But at the end of April, the nation stopped reporting confirmed cases and deaths to global health bodies. (The 509 cases and 21 deaths Josharmond—who did not respond to a request for comment—cited in his TikTok video actually reflect the situation in the nation as of its final report to the WHO.) Then, Magufuli told the nation that he doubted the numbers reported by his own national lab—and that, to test his doubts, he had sent them samples collected from a goat, a quail, and a papaya, all of which he said tested positive for COVID-19.
We don’t know if our political leaders really believe in these conspiracies, or whether they are just using them as distractions.
Frank Minja, a Tanzanian doctor currently based in the U.S.
This, he suggested, meant that the international-standard COVID-19 tests his lab used were flawed, the lab itself was corrupt, or both.
Either way, he argued that they could not trust testing figures. The president further suggested that herbal remedies could both help people avoid and treat the virus, argued the disease wasn’t as bad as people made it out to be, and railed against politicians from opposition parties who continued to call for lockdowns.
“We don’t know if our political leaders really believe in these conspiracies, or whether they are just using them as distractions,” Minja told The Daily Beast. But Daniel Paget, a University of Aberdeen scholar who studies modern Tanzanian politics, pointed out that Magufuli was openly and incredibly concerned about the effects pandemic control measures might have on Tanzania’s economy.
“The pandemic hit months before their October general election,” Paget explained. “Magufuli planned to run on … a sunshine, two-chickens-in-every-pot platform. A raging pandemic would upset that message.” So, he had a huge political incentive to downplay the pandemic.
The clear parallels here between Donald Trump and Magufuli are no coincidence: Experts say that the Tanzanian president has consciously modeled elements of his overall leadership approach on Trump and other rabid nationalist populist leaders, especially over the last year. Minja notes that he even echoed some of Trump’s Twitter rhetoric at times.
The Tanzanian president also has a long record of allegedly manipulating data to cover up problems, and of mishandling disease outbreaks.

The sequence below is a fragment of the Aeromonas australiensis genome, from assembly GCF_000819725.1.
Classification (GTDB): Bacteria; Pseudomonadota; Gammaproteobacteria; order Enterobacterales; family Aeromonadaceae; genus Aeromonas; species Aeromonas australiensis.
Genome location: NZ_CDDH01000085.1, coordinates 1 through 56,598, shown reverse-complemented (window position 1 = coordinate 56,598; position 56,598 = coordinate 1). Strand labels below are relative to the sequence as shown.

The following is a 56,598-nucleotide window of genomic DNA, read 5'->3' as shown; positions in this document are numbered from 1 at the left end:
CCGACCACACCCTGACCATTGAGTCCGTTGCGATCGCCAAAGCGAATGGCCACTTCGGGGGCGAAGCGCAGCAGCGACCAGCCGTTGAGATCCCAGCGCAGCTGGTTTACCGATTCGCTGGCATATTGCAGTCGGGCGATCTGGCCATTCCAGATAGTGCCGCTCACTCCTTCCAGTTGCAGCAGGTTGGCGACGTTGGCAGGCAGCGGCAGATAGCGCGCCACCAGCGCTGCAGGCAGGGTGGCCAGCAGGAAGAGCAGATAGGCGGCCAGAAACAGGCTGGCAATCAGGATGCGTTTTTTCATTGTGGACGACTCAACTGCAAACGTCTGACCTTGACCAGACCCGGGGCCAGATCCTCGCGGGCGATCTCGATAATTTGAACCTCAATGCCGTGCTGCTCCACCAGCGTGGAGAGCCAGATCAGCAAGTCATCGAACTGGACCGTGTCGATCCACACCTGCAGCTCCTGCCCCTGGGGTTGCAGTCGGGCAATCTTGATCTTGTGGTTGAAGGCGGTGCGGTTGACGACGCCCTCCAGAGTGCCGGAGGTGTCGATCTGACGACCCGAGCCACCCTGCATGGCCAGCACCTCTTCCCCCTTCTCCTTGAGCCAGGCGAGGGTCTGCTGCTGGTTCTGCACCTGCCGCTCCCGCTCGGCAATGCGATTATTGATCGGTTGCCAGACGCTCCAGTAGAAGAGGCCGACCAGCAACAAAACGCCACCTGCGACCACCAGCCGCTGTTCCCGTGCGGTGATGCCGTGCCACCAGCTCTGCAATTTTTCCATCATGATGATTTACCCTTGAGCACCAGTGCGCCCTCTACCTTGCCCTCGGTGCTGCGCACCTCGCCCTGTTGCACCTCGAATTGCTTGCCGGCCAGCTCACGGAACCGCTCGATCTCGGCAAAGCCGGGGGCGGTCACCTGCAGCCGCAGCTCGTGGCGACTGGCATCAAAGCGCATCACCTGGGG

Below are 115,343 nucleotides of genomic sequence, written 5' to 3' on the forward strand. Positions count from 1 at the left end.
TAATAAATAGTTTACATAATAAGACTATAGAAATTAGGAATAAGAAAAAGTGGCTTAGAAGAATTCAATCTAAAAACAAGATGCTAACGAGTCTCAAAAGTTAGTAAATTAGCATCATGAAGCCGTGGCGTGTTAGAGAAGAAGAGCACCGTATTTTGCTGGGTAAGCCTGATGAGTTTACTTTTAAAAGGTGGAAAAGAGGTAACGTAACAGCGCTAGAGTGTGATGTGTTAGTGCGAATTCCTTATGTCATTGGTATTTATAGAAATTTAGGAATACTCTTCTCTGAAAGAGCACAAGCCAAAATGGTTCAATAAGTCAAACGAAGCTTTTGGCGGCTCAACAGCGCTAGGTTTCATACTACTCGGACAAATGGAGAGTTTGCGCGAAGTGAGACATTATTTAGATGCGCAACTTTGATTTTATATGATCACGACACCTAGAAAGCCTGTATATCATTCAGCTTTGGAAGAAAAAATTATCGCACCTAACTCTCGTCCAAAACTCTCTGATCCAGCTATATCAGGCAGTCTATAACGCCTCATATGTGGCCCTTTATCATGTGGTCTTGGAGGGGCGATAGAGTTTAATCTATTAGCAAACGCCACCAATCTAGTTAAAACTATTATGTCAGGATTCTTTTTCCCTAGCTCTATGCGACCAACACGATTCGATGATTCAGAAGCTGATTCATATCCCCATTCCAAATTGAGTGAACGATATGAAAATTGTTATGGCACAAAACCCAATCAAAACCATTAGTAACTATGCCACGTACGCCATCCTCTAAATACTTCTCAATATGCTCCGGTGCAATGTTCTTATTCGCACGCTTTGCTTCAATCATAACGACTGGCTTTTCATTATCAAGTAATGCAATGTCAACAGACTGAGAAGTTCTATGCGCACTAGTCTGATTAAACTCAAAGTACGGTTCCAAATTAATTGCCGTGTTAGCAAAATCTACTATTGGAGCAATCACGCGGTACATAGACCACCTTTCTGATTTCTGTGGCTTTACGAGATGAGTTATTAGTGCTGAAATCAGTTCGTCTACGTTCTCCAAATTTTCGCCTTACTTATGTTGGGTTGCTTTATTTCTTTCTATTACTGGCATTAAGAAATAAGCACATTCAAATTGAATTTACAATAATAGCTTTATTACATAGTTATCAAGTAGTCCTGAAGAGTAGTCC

Whatever his reasons, Magufuli’s rhetoric fit right in with emerging pandemic skeptical narratives. Notably, he suggested shadowy global imperialists may have paid local scientists to hype up COVID-19 in order to hurt the nation, and his administration reportedly ridiculed people for wearing masks.
“Anything that fits that kind of conspiracy theory narrative has the potential to get traction” in global social media circles, Jamieson explained. So, in retrospect it’s no surprise that mainstream reporting on Magufuli’s wild papaya corruption claims wound up circulating in pandemic skeptic digital spheres throughout the latter half of May—widely enough to attract the attention of the major debunking site Snopes, which rated the claim “unproven” due to a “lack of any evidence apart from [Magulfuli’s] own statements to support it.” A few truthers have, seemingly apropos of nothing, conjured up this test sting saga every few weeks since then to cast doubt on COVID tests and case numbers in general.
That initial flurry of activity last spring seemingly established a feedback loop between Tanzanian Magufuli allies and believers and a global network of hardcore COVID truthers.
“It flows both ways. Tanzania uses some of the stories coming from places like the United States to justify their narratives, as well,” Minja explained. “The conspiracies we see in local Swahili social media are literally the exact same conspiracies, word-for-word, that we see on global English-speaking social media.”
Every time Magufuli made a new wild move—like declaring Tanzania definitively COVID-19 free and winding down lockdowns in June—he got some play in truther circles.
But in late January, when Magufuli came out hard against COVID-19 vaccines, the love affair between COVID truthers worldwide and this East African nation got a major shot in the arm.